Workplace safety is littered with good intentions that are not fulfilled but thankfully Tasmania has followed through on a pledge to create a workers’ memorial park. SafetyAtWorkBlog reported on the design launch by the, then, Minister for Workplace Relation Lisa Singh, two years ago.
The Tasmanian Workers’ Memorial Park, located in Elizabeth Gardens, Launceston, was opened in beautiful winter sunshine on 18 June 2011. Photographs of the park’s official opening are to be provided. Unions Tasmania Secretary Kevin Harkins said in a media release (not yet available online)
“…it is hoped that those affected by a workplace death would use the site as a memorial to their lost family member or friend, and that people walking through the park would be reminded of the need to be safe at work.”
This type of horticultural memorial provides a place of reflection for many issues and worker safety is as legitimate as any other issues but what needs to be reinforced is the purpose of the park. It is common to wander through a park and be oblivious of that park’s significance. The Diana, Princess of Wales Memorial Fountain is a good example of this. The purpose of the Tasmanian Workers’ Memorial Park, according to Singh in 2009 was to be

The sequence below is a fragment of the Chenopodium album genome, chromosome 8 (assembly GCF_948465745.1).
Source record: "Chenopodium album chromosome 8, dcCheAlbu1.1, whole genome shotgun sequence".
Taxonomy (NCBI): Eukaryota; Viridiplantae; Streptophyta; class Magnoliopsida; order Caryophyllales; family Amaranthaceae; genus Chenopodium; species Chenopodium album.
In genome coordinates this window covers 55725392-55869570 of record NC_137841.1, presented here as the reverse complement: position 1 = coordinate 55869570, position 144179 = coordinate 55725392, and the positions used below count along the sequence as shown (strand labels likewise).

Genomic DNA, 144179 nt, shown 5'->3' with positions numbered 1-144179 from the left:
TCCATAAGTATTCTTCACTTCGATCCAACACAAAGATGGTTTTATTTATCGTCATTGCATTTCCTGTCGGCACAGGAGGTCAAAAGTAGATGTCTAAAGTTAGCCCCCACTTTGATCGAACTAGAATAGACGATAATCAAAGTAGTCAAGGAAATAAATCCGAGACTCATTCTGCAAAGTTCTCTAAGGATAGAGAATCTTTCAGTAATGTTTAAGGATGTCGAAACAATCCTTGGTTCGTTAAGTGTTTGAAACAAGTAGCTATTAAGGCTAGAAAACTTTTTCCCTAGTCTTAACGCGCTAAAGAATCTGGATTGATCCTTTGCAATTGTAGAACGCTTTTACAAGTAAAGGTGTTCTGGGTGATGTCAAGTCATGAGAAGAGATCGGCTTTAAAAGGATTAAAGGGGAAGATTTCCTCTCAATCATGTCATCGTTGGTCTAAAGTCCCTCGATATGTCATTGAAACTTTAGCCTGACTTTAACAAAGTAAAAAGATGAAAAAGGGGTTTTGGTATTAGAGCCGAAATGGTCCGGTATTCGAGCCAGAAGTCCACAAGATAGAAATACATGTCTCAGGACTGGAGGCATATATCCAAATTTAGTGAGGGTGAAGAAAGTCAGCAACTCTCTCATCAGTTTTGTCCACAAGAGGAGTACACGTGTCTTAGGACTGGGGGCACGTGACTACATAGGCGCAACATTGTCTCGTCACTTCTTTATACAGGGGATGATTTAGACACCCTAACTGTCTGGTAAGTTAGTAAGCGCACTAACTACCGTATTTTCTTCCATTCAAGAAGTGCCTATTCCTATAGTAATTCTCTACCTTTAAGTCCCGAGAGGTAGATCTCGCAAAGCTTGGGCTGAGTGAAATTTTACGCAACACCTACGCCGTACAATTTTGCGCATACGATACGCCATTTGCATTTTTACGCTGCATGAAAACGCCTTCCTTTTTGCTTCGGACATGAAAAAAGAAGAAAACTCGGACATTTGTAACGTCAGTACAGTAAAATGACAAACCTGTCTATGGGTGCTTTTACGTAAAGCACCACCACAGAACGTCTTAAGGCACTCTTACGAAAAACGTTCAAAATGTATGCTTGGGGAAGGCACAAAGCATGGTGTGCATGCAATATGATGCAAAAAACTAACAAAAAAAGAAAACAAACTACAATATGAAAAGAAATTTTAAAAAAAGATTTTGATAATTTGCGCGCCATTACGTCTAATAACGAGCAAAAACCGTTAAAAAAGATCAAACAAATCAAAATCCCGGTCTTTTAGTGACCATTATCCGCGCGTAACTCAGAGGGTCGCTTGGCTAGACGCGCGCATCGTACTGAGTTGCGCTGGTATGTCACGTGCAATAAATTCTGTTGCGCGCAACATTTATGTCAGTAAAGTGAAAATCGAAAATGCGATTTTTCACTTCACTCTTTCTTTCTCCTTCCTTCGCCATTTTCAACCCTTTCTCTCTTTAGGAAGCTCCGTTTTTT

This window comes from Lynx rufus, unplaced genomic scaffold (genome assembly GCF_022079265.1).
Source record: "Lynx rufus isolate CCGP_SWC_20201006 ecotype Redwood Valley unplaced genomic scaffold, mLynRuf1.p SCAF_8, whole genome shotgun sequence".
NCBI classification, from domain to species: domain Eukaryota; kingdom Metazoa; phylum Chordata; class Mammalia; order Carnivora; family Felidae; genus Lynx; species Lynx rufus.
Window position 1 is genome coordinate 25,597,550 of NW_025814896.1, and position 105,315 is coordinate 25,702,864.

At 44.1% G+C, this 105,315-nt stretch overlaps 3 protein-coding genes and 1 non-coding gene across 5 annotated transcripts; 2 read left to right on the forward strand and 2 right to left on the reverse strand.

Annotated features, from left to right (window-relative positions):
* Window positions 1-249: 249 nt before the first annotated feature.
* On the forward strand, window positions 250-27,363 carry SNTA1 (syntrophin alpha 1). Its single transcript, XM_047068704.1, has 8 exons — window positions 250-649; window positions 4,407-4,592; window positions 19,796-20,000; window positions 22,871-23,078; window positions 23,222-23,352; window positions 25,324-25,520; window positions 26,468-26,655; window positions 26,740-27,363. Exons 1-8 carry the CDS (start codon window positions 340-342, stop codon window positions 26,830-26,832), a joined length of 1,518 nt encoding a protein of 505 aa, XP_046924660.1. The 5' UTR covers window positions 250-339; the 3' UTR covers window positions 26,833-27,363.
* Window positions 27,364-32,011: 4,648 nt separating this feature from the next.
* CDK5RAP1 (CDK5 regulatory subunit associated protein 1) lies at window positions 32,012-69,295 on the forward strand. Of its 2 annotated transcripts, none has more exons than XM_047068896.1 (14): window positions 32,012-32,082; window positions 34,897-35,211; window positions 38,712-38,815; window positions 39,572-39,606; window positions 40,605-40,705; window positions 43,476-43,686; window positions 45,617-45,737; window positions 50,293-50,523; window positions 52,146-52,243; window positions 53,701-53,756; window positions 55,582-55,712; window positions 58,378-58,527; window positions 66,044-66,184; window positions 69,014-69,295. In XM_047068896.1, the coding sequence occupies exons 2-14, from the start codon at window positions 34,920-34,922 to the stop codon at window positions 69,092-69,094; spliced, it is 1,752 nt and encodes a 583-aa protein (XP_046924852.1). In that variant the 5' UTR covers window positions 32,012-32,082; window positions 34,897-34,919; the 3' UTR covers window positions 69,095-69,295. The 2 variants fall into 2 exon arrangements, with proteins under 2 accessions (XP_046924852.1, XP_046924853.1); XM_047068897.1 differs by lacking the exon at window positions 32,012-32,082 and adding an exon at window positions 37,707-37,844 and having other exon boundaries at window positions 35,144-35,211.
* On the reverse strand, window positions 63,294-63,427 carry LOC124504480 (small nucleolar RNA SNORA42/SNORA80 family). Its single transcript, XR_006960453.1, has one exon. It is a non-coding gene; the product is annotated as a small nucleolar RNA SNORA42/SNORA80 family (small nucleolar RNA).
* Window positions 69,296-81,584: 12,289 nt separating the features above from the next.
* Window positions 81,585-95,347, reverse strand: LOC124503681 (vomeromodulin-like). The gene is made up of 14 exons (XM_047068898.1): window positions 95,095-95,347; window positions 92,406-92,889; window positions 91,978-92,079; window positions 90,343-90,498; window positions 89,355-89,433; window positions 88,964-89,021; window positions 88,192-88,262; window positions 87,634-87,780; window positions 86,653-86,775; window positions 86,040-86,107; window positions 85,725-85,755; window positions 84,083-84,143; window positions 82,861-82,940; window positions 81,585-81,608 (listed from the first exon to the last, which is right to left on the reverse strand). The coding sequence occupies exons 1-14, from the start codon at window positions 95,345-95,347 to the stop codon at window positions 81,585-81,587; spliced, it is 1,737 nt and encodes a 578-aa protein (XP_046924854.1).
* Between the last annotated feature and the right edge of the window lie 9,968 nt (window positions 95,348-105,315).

“A memorial dedicated to those who lost their lives at work is an important way of reminding the community that workplaces can be dangerous places..”
But trees alone will not achieve this aim, no will a once-a-year memorial service. Workplace safety advocates of all political persuasions need to conduct activities in this location (with council approval), meet colleagues there and perform other tasks which imbue the location with additional significance.
Other memorial gardens have been able to achieve a continuity of purpose by providing the chance for relatives to plant a specific tree to remember their lost relative. It seems that this is not an option for the Tasmanian Workers’ Memorial Park due to its prominent location but that is an understandable concession as long as the park’s existence is acknowledged and its purpose promoted.